A few weeks later, my boss called me into his office. He started out by saying, “Your letter appeared on the desk of the Federal Trade Commission.” After an explanation of how much I screwed up, I thought I was about to be fired. However, my boss, being a great boss and educator of young engineers, stated “We will use this as a learning experience. For the rest of your professional career, you will protect the alternative approval section in every code.”

It did not end there. The chair of the ASSE Standards Committee, Pat Higgins, and I had to make amends for the error in judgment. ASSE signed a consent decree with the Federal Trade Commission. ASSE was also required by the FTC to modify its bylaws.

While getting the education of the legalities of restraint of trade, my boss used a simple example. He said that if the code stated that it is prohibited to paint your house black, you can still paint your house black. All you have to do is prove that painting your house black is equivalent to painting your house any other color. Once you gain approval for equivalency, you can paint your house black.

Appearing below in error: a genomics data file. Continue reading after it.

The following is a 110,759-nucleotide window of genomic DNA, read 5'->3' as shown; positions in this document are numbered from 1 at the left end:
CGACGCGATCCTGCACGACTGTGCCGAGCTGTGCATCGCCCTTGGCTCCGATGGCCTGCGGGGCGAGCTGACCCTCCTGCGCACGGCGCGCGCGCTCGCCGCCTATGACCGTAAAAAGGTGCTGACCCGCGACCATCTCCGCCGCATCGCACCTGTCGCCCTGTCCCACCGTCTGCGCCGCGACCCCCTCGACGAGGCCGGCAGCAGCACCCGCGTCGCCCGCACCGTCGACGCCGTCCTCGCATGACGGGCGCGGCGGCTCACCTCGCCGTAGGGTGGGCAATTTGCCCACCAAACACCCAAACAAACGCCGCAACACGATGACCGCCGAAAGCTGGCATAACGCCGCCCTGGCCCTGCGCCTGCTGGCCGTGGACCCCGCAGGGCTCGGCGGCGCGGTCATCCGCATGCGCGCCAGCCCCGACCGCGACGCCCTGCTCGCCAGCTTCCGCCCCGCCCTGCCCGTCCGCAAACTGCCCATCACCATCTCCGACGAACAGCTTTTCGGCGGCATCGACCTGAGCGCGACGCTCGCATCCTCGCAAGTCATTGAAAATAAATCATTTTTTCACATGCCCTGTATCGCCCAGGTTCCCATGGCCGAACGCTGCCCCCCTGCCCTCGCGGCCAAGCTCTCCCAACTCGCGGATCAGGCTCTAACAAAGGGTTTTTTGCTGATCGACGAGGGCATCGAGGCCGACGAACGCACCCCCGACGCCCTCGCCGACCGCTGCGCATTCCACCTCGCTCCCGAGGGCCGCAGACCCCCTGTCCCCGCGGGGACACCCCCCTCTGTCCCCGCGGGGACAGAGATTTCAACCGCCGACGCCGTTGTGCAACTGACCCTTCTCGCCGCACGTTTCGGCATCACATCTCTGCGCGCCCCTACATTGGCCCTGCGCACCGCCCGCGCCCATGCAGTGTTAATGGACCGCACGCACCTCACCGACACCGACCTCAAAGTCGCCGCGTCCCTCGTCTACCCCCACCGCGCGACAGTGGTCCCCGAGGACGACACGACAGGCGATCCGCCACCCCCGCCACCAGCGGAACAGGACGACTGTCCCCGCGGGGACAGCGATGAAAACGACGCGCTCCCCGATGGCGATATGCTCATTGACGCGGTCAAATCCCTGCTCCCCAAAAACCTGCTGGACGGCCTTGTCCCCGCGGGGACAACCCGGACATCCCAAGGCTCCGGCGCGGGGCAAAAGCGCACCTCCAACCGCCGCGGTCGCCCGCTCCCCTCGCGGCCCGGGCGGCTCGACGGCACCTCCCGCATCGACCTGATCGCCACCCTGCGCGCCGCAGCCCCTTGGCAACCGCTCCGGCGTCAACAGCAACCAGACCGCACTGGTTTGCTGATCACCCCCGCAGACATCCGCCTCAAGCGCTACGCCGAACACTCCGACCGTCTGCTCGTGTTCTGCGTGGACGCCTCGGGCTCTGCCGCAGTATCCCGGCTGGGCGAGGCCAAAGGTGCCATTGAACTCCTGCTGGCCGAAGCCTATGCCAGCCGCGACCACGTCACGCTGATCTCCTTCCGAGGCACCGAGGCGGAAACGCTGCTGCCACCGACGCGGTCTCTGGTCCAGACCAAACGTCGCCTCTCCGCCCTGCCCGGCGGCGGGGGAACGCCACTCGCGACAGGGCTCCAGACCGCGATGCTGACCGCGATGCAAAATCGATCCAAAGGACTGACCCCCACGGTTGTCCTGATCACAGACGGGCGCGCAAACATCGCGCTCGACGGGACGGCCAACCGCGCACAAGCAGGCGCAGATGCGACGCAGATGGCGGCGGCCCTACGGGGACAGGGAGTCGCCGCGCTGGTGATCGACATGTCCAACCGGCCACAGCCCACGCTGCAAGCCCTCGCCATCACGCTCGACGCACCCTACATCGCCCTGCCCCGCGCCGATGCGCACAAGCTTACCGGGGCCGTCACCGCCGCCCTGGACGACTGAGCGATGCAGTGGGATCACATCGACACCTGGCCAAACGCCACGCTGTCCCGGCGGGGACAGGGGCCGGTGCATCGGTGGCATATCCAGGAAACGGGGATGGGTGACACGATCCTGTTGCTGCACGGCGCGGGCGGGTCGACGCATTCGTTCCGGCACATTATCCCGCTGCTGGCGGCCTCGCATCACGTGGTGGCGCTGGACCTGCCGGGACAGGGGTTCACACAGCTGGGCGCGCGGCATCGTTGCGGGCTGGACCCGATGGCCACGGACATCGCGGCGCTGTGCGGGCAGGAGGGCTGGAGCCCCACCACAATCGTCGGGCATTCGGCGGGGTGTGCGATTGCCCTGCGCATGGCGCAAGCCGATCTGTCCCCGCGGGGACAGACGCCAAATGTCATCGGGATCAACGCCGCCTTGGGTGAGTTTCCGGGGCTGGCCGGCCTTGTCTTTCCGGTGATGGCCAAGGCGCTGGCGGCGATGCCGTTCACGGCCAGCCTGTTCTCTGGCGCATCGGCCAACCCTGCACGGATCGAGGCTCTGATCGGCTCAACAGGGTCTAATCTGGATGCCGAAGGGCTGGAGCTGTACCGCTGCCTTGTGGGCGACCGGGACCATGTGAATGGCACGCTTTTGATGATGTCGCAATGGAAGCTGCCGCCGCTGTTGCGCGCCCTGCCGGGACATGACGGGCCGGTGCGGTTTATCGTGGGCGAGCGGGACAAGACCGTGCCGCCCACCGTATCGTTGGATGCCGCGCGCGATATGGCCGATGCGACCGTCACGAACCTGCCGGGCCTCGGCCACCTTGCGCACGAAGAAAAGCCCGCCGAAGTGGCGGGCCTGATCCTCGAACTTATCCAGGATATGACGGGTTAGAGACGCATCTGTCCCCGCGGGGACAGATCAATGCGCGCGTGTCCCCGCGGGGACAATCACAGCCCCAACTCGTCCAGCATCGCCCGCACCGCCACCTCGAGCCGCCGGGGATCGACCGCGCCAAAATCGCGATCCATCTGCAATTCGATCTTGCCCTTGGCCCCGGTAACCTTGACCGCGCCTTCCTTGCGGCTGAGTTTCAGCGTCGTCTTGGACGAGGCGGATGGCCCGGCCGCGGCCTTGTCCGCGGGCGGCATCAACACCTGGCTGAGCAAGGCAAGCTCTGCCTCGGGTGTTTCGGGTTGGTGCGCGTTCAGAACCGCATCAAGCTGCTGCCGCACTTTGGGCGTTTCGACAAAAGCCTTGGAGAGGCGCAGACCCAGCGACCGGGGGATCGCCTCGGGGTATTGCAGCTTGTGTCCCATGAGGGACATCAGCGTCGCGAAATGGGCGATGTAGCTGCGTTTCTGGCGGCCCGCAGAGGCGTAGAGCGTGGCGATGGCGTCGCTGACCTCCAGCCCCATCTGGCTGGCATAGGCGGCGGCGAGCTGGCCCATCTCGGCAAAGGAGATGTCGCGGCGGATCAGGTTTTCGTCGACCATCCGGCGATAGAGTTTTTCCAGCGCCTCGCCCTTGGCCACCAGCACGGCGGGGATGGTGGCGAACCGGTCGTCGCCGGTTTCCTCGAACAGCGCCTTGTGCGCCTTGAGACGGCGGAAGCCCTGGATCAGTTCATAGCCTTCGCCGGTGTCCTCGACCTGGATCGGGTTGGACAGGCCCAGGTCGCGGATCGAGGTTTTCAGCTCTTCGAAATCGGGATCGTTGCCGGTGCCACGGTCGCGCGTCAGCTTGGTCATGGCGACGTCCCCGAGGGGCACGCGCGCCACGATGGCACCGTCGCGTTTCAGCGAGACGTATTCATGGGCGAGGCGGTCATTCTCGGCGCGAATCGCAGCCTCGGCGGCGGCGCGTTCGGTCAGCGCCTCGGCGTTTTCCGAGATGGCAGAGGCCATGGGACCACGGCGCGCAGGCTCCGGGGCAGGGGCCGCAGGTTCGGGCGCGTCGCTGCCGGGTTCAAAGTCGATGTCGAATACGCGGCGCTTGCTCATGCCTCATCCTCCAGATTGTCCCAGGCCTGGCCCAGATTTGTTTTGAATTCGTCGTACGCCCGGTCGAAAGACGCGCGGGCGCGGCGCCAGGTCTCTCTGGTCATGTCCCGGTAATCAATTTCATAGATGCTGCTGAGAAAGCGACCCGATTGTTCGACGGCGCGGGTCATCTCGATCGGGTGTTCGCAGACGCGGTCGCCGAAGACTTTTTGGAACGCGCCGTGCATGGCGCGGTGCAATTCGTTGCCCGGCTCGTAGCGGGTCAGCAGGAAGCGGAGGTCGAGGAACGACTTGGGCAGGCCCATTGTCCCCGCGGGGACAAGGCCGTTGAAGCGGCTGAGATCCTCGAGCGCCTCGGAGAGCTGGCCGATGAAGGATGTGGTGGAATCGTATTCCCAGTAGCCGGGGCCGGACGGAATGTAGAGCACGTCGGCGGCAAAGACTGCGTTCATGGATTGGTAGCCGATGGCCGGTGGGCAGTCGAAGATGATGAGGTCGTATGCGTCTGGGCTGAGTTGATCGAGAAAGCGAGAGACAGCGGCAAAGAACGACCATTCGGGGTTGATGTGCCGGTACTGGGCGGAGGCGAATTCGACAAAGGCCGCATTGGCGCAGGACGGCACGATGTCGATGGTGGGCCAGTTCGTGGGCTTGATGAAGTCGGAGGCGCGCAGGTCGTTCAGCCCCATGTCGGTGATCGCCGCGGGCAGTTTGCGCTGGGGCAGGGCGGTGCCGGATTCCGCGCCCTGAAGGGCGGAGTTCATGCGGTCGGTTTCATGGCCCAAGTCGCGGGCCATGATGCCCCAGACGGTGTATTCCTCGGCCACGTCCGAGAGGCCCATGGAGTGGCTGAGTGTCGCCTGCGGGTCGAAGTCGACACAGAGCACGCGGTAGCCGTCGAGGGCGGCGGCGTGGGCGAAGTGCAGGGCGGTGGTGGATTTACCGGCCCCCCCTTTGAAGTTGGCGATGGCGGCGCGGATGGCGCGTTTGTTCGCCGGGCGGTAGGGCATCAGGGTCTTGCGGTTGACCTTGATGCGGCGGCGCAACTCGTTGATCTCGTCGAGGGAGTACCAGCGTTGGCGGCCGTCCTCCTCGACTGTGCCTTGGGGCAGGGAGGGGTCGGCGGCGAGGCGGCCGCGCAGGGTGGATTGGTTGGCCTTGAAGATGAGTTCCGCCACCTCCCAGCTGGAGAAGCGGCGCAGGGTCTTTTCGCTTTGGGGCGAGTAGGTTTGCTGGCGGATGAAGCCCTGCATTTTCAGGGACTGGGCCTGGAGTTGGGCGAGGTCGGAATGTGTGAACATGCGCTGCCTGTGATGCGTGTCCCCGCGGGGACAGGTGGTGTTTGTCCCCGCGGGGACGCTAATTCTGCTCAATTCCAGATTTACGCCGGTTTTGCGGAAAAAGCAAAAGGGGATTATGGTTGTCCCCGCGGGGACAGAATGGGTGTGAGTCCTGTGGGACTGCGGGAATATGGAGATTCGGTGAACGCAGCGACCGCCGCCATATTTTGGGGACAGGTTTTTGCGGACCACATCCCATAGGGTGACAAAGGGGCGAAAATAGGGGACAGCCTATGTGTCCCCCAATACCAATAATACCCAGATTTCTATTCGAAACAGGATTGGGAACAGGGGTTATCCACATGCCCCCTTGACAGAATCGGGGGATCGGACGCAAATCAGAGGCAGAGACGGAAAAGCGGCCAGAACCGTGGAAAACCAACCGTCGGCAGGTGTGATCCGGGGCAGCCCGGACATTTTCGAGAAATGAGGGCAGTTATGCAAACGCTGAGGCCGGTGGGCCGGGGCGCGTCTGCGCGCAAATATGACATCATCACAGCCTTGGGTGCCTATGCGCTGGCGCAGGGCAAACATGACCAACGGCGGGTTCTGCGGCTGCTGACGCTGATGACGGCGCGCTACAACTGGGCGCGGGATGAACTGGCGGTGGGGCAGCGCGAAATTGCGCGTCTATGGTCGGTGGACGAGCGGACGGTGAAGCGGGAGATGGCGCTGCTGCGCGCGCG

This simple explanation helps to understand how a code can restrain trade. If something is prohibited, there is always the possibility of proving equivalency. If proven and approved by the code official, it is no longer prohibited.

You should note that the important part of any alternative approval is “proving” equivalency. There is no “carte blanche” when requesting an alternative approval. If an engineer requests an alternative approval, that engineer is responsible for proving equivalency.

There should be a lot of discussion at the upcoming code hearings on these code changes regarding alternative approval. It appears to be the first challenge of FTC regulations in more than 80 years. The ICC hearings will be held in April in Rochester, New York. The IAPMO technical committee meetings will be held in May in Anaheim, California. Let’s hope that history does not repeat itself with the codes ending up on the desk of the Federal Trade Commission.

The views expressed here are strictly those of the author and do not necessarily represent PM Engineer or BNP Media.